Unconventional Conflicts in a New Security Era: Lessons from Malaya and Vietnam

By Sam C. Sarkesian | Go to book overview
7.
See Ziegler, pp. 467-81, and U.S. General Accounting Office, Somalia: Observations Regarding the Northern Conflict and Resulting Conditions ( Washington, DC: U.S. Government Printing Office, May 1989).
8.
No attempt is made here to offer a detailed study of the myriad problems in the Third World. There is vast literature on these matters ranging from theoretical approaches to case studies. A useful starting point is Clark, cited above. According to at least one study, there is a "close relationship between political instability and level of modernization [as measured by a number of socioeconomic indexes]," p. 107.
9.
Again, there are some scholars who fail to see this link and yet are hardly persuasive in identifying sources of unconventional conflicts. See, for example, Shafer. For a view linking these matters see, for example, Lewis B. Ware, Low-Intensify Conflict in the Third World (Maxwell Air Force Base, AL: Air University Press, August 1988), especially pp. 167-73. Also see Samuel B. Payne Jr., The Conduct of War: An Introduction to Modern Warfare ( New York: Basil Blackwell, 1989), pp. 229-37.
10.
See, for example, Myron Weiner and Samuel P. Huntington, eds., Understanding Political Development ( Boston: Little, Brown, 1987); and Chalmers Johnson, Revolutionary Change, 2nd ed. (Stanford: Stanford University Press, 1982).
11.
White House, National Security Strategy of the United States ( Washington, DC: U.S. Government Printing Office, March 1990), p. 28.
12.
See General Carl W. Stiner, "The Strategic Employment of Special Operations Forces", Military Review, vol. 71, no. 6 ( June 1991), pp. 2-13.
13.
R. J. Rummel, From 'Political Systems, Violence, and War,' in United States Institute of Peace Journal, vol. 1, no. 4 ( September 1988), p. 6.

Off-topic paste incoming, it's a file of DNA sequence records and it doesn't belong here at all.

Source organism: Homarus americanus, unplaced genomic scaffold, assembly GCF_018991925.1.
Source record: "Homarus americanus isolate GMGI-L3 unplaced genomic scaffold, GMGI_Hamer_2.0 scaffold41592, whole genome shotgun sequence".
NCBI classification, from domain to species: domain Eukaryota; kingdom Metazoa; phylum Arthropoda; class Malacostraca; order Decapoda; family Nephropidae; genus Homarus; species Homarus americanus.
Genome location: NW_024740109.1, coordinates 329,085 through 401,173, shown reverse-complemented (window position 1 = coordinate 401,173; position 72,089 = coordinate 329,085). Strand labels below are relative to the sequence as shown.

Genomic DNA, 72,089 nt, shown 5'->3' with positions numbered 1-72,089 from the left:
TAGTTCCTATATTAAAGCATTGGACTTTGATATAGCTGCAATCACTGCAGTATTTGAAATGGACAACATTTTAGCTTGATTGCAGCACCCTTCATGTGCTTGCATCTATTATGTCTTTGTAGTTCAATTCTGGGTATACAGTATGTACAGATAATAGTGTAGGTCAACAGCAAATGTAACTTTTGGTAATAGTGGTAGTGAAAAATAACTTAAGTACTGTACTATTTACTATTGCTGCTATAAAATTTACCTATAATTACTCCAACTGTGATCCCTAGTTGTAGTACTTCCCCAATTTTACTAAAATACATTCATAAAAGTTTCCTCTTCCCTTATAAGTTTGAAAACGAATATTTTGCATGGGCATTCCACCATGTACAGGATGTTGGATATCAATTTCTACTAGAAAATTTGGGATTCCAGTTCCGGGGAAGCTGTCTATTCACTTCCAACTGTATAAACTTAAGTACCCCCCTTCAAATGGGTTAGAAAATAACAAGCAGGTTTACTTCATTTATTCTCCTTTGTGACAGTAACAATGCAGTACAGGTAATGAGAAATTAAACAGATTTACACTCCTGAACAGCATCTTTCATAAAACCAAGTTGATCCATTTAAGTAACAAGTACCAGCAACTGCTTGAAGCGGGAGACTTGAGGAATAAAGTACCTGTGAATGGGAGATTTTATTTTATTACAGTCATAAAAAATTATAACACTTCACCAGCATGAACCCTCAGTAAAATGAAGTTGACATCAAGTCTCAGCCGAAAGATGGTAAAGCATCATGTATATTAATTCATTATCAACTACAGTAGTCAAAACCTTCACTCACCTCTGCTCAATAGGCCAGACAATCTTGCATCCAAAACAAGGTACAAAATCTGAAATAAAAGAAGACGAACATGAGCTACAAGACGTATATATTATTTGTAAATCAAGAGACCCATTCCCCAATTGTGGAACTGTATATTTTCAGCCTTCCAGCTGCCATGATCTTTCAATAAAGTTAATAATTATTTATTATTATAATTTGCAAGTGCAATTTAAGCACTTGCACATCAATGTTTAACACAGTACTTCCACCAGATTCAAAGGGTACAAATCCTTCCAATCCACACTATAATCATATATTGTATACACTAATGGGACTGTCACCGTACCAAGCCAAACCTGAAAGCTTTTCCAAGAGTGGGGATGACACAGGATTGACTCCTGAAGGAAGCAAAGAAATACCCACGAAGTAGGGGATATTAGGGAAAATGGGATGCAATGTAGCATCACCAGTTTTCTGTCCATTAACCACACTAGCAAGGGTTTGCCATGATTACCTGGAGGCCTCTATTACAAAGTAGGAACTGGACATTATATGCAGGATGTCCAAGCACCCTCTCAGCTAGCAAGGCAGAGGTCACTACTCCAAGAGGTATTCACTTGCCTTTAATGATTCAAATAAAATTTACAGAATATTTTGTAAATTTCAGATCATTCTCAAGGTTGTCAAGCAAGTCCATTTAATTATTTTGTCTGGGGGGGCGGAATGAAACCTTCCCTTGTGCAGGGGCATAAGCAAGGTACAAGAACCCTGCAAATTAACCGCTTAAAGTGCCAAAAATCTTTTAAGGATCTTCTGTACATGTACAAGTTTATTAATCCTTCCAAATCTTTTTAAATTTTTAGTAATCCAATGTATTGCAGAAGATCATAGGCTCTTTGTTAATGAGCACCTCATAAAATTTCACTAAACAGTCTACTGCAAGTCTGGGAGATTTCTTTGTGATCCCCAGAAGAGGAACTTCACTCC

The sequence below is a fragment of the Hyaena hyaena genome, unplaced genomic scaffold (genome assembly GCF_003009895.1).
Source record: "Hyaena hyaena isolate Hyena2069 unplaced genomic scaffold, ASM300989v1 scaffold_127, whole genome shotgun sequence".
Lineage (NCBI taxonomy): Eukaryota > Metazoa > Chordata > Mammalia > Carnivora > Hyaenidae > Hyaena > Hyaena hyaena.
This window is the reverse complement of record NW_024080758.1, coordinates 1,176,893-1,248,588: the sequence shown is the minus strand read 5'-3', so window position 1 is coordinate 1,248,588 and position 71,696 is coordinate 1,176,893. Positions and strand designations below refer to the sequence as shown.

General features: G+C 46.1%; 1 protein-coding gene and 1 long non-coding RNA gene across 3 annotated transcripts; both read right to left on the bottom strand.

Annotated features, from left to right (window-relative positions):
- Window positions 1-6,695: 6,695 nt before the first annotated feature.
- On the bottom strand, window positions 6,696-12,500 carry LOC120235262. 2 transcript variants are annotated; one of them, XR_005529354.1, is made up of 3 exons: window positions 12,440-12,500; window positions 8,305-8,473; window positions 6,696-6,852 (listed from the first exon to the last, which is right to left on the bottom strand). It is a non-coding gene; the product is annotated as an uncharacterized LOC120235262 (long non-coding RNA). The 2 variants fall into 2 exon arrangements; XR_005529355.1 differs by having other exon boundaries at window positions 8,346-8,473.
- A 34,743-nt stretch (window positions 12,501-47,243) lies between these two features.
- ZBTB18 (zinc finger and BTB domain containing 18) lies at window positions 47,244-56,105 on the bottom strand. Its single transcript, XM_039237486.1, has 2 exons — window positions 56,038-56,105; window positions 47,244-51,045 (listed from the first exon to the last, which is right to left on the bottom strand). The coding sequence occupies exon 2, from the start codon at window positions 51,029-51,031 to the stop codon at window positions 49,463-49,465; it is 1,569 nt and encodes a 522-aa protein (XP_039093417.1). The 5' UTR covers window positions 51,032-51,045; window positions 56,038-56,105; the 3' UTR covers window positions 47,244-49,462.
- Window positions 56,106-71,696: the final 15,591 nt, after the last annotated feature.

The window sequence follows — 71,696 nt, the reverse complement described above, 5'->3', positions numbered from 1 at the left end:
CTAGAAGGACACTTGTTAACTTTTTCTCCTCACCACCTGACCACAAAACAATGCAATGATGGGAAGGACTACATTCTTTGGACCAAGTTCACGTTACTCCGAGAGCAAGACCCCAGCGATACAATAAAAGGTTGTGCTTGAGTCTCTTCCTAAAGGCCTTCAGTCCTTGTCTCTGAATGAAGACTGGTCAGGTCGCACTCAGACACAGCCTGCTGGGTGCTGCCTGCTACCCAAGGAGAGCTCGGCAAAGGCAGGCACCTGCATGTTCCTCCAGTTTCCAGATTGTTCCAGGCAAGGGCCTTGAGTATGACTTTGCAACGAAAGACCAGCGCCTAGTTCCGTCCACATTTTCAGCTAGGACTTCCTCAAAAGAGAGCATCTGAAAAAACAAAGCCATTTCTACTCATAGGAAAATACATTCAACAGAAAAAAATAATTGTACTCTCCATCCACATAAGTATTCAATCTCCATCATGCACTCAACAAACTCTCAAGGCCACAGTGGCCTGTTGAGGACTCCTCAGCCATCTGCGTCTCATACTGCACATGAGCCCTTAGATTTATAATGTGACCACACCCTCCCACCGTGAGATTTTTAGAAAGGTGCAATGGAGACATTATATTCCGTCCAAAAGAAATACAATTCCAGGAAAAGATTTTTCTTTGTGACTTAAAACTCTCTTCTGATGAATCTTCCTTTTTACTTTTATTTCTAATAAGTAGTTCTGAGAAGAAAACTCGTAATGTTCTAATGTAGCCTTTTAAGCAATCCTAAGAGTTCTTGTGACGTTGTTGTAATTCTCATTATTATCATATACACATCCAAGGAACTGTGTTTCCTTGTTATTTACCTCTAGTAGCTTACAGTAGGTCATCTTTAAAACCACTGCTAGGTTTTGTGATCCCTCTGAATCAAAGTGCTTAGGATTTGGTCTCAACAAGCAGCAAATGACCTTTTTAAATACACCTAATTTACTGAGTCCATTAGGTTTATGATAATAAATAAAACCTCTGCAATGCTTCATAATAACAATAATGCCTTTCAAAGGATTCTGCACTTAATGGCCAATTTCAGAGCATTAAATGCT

14.
Glenn P. Hastedt, American Foreign Policy: Past, Present, and Future (Englewood Cliffs, NJ: Prentice-Hall, 1988), p. 323-24.
15.
Stephen Van Evera, "The Case Against Intervention", Atlantic, July 1990, p. 72.
16.
Robert W. Tucker, The Just War: A Study of Contemporary American Doctrine ( Baltimore: Johns Hopkins University Press, 1960), p. 11.
17.
For examples of differing views and perspectives, see Harry G. Summers Jr., On Strategy: The Vietnam War in Context (Carlisle Barracks, PA: U.S. Army War College, 1981); John G. Stoessinger, Why Nations Go To War ( New York: St. Martin's Press, 1990), 5th ed., pp. 84-115; Shafer, pp. 214-90; and Andrew F. Krepinevich Jr., The Army and Vietnam ( Baltimore, MD: Johns Hopkins University Press, 1986).
18.
Sam C. Sarkesian, America's Forgotten Wars: The Counterrevolutionary Past and Lessons for the Future (Westport, CT: Greenwood Press, 1984).
19.
White House, National Security Strategy of the United States, p. 6.
20.
Discriminate Deterrence, Report of the Commission on Integrated Long-Term Strategy ( Washington, DC: U.S. Government Printing Office, January 1988), p. 13.
22.
White House, National Security Strategy of the United States ( Washington, DC: U.S. Government Printing Office, August 1991), p. 7.
23.
National Military Strategy of the United States ( Washington, DC: U.S. Government Printing Office, January 1992), p. 17.
24.
See C. Kenneth Allard, Command, Control, and the Common Defense ( New Haven, CT: Yale University Press, 1990).
25.
See, for example, Sam C. Sarkesian, The New Battlefield: The United States and Unconventional Conflicts (Westport, CT: Greenwood Press, 1986).
26.
Grant T. Hammond, "Low-Intensity Conflict: War by Another Name", Small Wars & Insurgencies, vol. 1, no. 3 ( December 1990), p. 236.

-22-

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Unconventional Conflicts in a New Security Era: Lessons from Malaya and Vietnam
Table of contents

Table of contents

  • Title Page iii
  • Contents v
  • Illustrations vii
  • Preface ix
  • Notes xi
  • Part I - Introduction 1
  • 1 - Conflict Analysis: The Comparative Framework 3
  • Notes 22
  • Part II - Comparative Analysis 25
  • 2 - The State of the Nation: Great Britain, the United States, and Unconventional Conflicts 27
  • Notes 53
  • 3 - Military Posture and Nature of Conflict: Malaya 55
  • Notes 76
  • 4 - Military Posture and Nature of Conflict: The Diem Period in Vietnam 79
  • Notes 93
  • 5 - Military Posture and Nature of Conflict: The United States and the Second Indo-China War 95
  • Notes 119
  • 6 - Nature of Indigenous Systems: Revolutionary Systems 123
  • Notes 136
  • 7 - Nature of Indigenous Systems: Counterrevolutionary Systems 137
  • Notes 161
  • 8 - Conclusions: Malaya and Vietnam 165
  • Part III - Conclusions: What Needs to Be Done 183
  • 9 - The United States and the Emerging Security Agenda 185
  • Notes 198
  • Selected Bibliography 201
  • Index 217
  • About the Author 227
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